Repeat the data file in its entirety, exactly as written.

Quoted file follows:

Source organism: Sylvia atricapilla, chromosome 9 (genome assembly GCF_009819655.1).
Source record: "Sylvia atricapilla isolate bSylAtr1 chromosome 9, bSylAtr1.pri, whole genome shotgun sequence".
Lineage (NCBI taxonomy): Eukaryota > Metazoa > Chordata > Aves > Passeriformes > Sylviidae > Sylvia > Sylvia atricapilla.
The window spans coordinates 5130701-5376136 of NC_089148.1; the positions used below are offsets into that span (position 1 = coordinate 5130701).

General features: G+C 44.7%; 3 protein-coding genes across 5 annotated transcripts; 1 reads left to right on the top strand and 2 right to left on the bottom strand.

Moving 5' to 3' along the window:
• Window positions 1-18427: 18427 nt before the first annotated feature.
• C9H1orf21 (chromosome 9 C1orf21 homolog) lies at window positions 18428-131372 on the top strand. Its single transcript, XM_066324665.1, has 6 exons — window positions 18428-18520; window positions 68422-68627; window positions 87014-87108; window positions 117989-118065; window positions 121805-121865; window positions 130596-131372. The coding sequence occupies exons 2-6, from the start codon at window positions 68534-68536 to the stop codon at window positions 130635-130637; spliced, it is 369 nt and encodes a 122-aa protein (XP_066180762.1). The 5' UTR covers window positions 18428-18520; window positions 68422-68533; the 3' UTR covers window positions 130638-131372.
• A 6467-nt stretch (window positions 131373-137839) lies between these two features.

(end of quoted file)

Source organism: Sylvia atricapilla, chromosome 9 (genome assembly GCF_009819655.1).
Source record: "Sylvia atricapilla isolate bSylAtr1 chromosome 9, bSylAtr1.pri, whole genome shotgun sequence".
Lineage (NCBI taxonomy): Eukaryota > Metazoa > Chordata > Aves > Passeriformes > Sylviidae > Sylvia > Sylvia atricapilla.
The window spans coordinates 5130701-5376136 of NC_089148.1; the positions used below are offsets into that span (position 1 = coordinate 5130701).

General features: G+C 44.7%; 3 protein-coding genes across 5 annotated transcripts; 1 reads left to right on the top strand and 2 right to left on the bottom strand.

Moving 5' to 3' along the window:
• Window positions 1-18427: 18427 nt before the first annotated feature.
• C9H1orf21 (chromosome 9 C1orf21 homolog) lies at window positions 18428-131372 on the top strand. Its single transcript, XM_066324665.1, has 6 exons — window positions 18428-18520; window positions 68422-68627; window positions 87014-87108; window positions 117989-118065; window positions 121805-121865; window positions 130596-131372. The coding sequence occupies exons 2-6, from the start codon at window positions 68534-68536 to the stop codon at window positions 130635-130637; spliced, it is 369 nt and encodes a 122-aa protein (XP_066180762.1). The 5' UTR covers window positions 18428-18520; window positions 68422-68533; the 3' UTR covers window positions 130638-131372.
• A 6467-nt stretch (window positions 131373-137839) lies between these two features.